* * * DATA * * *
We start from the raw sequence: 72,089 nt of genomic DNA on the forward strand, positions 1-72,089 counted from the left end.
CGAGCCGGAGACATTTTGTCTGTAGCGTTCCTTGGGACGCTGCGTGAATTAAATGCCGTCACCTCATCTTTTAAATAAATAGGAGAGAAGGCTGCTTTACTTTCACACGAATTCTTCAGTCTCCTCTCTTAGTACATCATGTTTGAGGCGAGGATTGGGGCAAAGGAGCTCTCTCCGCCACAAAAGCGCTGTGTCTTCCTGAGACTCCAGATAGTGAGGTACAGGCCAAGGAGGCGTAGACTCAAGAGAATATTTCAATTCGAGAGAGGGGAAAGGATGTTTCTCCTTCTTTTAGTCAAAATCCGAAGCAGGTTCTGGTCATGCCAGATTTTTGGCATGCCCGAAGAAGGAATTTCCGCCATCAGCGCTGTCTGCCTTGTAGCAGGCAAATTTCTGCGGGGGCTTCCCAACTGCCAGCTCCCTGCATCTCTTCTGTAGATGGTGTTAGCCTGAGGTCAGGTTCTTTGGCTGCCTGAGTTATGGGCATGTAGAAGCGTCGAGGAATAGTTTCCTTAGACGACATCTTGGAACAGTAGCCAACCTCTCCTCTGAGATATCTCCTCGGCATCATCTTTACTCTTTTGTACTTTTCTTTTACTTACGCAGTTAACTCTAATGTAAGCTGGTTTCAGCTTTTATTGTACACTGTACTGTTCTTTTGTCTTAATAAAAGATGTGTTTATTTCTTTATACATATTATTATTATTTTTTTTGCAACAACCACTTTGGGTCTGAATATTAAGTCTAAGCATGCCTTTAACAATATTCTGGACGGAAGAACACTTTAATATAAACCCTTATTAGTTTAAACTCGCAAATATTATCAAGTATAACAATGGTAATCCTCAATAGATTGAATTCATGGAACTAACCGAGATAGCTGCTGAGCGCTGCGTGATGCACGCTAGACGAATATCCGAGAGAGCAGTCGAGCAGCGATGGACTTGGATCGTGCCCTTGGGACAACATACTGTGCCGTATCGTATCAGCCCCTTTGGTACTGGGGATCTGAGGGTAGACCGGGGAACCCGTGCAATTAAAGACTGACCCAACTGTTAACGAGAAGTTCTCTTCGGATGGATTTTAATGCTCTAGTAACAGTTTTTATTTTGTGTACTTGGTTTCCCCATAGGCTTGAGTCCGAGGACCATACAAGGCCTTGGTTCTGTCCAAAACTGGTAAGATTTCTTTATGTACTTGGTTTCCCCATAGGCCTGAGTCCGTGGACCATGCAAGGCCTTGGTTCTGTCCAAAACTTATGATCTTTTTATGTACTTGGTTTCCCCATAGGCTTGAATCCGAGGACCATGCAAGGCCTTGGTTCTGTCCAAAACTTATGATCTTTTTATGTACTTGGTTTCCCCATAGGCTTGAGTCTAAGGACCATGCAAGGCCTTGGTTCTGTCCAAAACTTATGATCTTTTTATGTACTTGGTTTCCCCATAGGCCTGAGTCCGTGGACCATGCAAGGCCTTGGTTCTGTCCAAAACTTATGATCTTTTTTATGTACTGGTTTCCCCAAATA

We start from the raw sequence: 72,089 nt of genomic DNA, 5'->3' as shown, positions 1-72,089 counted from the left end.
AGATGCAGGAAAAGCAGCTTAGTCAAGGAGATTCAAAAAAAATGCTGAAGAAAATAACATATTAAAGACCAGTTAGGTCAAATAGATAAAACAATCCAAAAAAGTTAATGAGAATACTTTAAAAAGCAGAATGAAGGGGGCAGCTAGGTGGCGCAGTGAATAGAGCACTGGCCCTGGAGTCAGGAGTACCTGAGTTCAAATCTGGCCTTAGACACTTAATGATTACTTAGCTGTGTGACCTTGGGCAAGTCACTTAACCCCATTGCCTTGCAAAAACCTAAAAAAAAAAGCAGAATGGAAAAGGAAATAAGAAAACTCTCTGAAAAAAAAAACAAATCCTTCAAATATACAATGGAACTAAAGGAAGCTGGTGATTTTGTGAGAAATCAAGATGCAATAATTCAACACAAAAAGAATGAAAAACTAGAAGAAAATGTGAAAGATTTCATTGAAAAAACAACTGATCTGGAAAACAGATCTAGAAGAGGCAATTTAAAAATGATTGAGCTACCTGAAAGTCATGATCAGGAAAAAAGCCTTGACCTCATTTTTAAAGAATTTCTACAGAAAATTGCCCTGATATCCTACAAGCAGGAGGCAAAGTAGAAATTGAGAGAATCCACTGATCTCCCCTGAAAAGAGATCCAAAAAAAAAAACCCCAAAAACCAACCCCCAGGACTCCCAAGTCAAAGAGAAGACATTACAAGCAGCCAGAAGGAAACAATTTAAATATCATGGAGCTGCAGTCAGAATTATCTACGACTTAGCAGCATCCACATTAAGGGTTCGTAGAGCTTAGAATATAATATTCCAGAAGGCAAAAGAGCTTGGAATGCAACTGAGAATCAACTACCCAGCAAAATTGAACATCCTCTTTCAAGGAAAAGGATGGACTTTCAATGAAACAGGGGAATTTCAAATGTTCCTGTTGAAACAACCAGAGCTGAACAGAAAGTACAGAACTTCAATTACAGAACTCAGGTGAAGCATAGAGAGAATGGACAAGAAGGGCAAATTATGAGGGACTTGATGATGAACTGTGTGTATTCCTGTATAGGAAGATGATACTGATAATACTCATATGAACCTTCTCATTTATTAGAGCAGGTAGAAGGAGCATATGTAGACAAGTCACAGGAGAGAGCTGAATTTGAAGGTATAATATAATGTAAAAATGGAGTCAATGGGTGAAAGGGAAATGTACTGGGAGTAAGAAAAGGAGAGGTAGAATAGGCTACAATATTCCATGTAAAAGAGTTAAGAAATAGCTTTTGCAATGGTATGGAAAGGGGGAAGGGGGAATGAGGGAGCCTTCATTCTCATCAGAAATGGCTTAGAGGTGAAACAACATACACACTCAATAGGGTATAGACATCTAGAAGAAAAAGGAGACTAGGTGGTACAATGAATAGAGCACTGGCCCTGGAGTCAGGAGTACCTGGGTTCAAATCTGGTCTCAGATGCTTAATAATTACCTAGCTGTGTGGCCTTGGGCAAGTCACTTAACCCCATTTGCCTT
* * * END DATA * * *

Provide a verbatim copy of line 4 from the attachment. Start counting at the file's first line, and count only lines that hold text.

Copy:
AGATGCAGGAAAAGCAGCTTAGTCAAGGAGATTCAAAAAAAATGCTGAAGAAAATAACATATTAAAGACCAGTTAGGTCAAATAGATAAAACAATCCAAAAAAGTTAATGAGAATACTTTAAAAAGCAGAATGAAGGGGGCAGCTAGGTGGCGCAGTGAATAGAGCACTGGCCCTGGAGTCAGGAGTACCTGAGTTCAAATCTGGCCTTAGACACTTAATGATTACTTAGCTGTGTGACCTTGGGCAAGTCACTTAACCCCATTGCCTTGCAAAAACCTAAAAAAAAAAGCAGAATGGAAAAGGAAATAAGAAAACTCTCTGAAAAAAAAAACAAATCCTTCAAATATACAATGGAACTAAAGGAAGCTGGTGATTTTGTGAGAAATCAAGATGCAATAATTCAACACAAAAAGAATGAAAAACTAGAAGAAAATGTGAAAGATTTCATTGAAAAAACAACTGATCTGGAAAACAGATCTAGAAGAGGCAATTTAAAAATGATTGAGCTACCTGAAAGTCATGATCAGGAAAAAAGCCTTGACCTCATTTTTAAAGAATTTCTACAGAAAATTGCCCTGATATCCTACAAGCAGGAGGCAAAGTAGAAATTGAGAGAATCCACTGATCTCCCCTGAAAAGAGATCCAAAAAAAAAAACCCCAAAAACCAACCCCCAGGACTCCCAAGTCAAAGAGAAGACATTACAAGCAGCCAGAAGGAAACAATTTAAATATCATGGAGCTGCAGTCAGAATTATCTACGACTTAGCAGCATCCACATTAAGGGTTCGTAGAGCTTAGAATATAATATTCCAGAAGGCAAAAGAGCTTGGAATGCAACTGAGAATCAACTACCCAGCAAAATTGAACATCCTCTTTCAAGGAAAAGGATGGACTTTCAATGAAACAGGGGAATTTCAAATGTTCCTGTTGAAACAACCAGAGCTGAACAGAAAGTACAGAACTTCAATTACAGAACTCAGGTGAAGCATAGAGAGAATGGACAAGAAGGGCAAATTATGAGGGACTTGATGATGAACTGTGTGTATTCCTGTATAGGAAGATGATACTGATAATACTCATATGAACCTTCTCATTTATTAGAGCAGGTAGAAGGAGCATATGTAGACAAGTCACAGGAGAGAGCTGAATTTGAAGGTATAATATAATGTAAAAATGGAGTCAATGGGTGAAAGGGAAATGTACTGGGAGTAAGAAAAGGAGAGGTAGAATAGGCTACAATATTCCATGTAAAAGAGTTAAGAAATAGCTTTTGCAATGGTATGGAAAGGGGGAAGGGGGAATGAGGGAGCCTTCATTCTCATCAGAAATGGCTTAGAGGTGAAACAACATACACACTCAATAGGGTATAGACATCTAGAAGAAAAAGGAGACTAGGTGGTACAATGAATAGAGCACTGGCCCTGGAGTCAGGAGTACCTGGGTTCAAATCTGGTCTCAGATGCTTAATAATTACCTAGCTGTGTGGCCTTGGGCAAGTCACTTAACCCCATTTGCCTT